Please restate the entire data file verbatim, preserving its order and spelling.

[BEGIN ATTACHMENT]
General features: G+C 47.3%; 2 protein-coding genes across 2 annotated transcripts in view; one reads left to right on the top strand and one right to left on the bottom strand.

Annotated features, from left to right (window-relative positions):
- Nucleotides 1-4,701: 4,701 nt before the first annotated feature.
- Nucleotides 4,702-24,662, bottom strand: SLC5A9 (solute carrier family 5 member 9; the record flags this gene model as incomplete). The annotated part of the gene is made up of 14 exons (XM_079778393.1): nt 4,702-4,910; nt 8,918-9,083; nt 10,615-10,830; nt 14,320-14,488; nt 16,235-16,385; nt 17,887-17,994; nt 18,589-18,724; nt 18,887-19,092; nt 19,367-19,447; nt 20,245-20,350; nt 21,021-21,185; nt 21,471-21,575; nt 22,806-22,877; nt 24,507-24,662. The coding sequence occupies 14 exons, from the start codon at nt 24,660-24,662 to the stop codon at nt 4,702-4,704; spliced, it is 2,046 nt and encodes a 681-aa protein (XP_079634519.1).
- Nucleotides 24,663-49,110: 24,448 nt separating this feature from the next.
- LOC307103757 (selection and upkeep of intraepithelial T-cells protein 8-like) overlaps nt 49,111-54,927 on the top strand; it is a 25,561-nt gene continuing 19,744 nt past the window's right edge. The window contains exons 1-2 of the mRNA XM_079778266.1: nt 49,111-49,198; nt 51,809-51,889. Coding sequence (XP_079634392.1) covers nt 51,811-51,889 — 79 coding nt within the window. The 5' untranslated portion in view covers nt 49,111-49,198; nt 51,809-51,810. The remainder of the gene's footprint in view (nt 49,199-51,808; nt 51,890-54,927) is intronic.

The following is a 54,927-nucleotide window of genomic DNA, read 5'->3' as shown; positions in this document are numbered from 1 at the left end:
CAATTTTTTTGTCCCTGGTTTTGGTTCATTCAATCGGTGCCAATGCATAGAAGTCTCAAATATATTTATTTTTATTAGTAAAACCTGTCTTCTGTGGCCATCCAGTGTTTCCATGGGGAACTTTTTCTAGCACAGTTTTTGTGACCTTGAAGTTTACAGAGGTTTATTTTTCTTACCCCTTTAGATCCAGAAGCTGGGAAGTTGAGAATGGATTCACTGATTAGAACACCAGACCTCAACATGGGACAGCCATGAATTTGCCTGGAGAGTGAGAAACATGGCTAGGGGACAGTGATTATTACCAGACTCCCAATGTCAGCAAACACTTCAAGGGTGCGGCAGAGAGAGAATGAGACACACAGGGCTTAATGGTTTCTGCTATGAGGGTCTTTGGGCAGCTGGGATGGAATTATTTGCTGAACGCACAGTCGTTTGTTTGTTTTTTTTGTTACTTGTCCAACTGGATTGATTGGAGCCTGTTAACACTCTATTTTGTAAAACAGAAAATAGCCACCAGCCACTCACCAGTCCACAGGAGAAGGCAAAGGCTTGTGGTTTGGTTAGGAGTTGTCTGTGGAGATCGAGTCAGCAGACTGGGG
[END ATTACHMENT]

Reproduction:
General features: G+C 47.3%; 2 protein-coding genes across 2 annotated transcripts in view; one reads left to right on the top strand and one right to left on the bottom strand.

Annotated features, from left to right (window-relative positions):
- Nucleotides 1-4,701: 4,701 nt before the first annotated feature.
- Nucleotides 4,702-24,662, bottom strand: SLC5A9 (solute carrier family 5 member 9; the record flags this gene model as incomplete). The annotated part of the gene is made up of 14 exons (XM_079778393.1): nt 4,702-4,910; nt 8,918-9,083; nt 10,615-10,830; nt 14,320-14,488; nt 16,235-16,385; nt 17,887-17,994; nt 18,589-18,724; nt 18,887-19,092; nt 19,367-19,447; nt 20,245-20,350; nt 21,021-21,185; nt 21,471-21,575; nt 22,806-22,877; nt 24,507-24,662. The coding sequence occupies 14 exons, from the start codon at nt 24,660-24,662 to the stop codon at nt 4,702-4,704; spliced, it is 2,046 nt and encodes a 681-aa protein (XP_079634519.1).
- Nucleotides 24,663-49,110: 24,448 nt separating this feature from the next.
- LOC307103757 (selection and upkeep of intraepithelial T-cells protein 8-like) overlaps nt 49,111-54,927 on the top strand; it is a 25,561-nt gene continuing 19,744 nt past the window's right edge. The window contains exons 1-2 of the mRNA XM_079778266.1: nt 49,111-49,198; nt 51,809-51,889. Coding sequence (XP_079634392.1) covers nt 51,811-51,889 — 79 coding nt within the window. The 5' untranslated portion in view covers nt 49,111-49,198; nt 51,809-51,810. The remainder of the gene's footprint in view (nt 49,199-51,808; nt 51,890-54,927) is intronic.

The following is a 54,927-nucleotide window of genomic DNA, read 5'->3' as shown; positions in this document are numbered from 1 at the left end:
CAATTTTTTTGTCCCTGGTTTTGGTTCATTCAATCGGTGCCAATGCATAGAAGTCTCAAATATATTTATTTTTATTAGTAAAACCTGTCTTCTGTGGCCATCCAGTGTTTCCATGGGGAACTTTTTCTAGCACAGTTTTTGTGACCTTGAAGTTTACAGAGGTTTATTTTTCTTACCCCTTTAGATCCAGAAGCTGGGAAGTTGAGAATGGATTCACTGATTAGAACACCAGACCTCAACATGGGACAGCCATGAATTTGCCTGGAGAGTGAGAAACATGGCTAGGGGACAGTGATTATTACCAGACTCCCAATGTCAGCAAACACTTCAAGGGTGCGGCAGAGAGAGAATGAGACACACAGGGCTTAATGGTTTCTGCTATGAGGGTCTTTGGGCAGCTGGGATGGAATTATTTGCTGAACGCACAGTCGTTTGTTTGTTTTTTTTGTTACTTGTCCAACTGGATTGATTGGAGCCTGTTAACACTCTATTTTGTAAAACAGAAAATAGCCACCAGCCACTCACCAGTCCACAGGAGAAGGCAAAGGCTTGTGGTTTGGTTAGGAGTTGTCTGTGGAGATCGAGTCAGCAGACTGGGG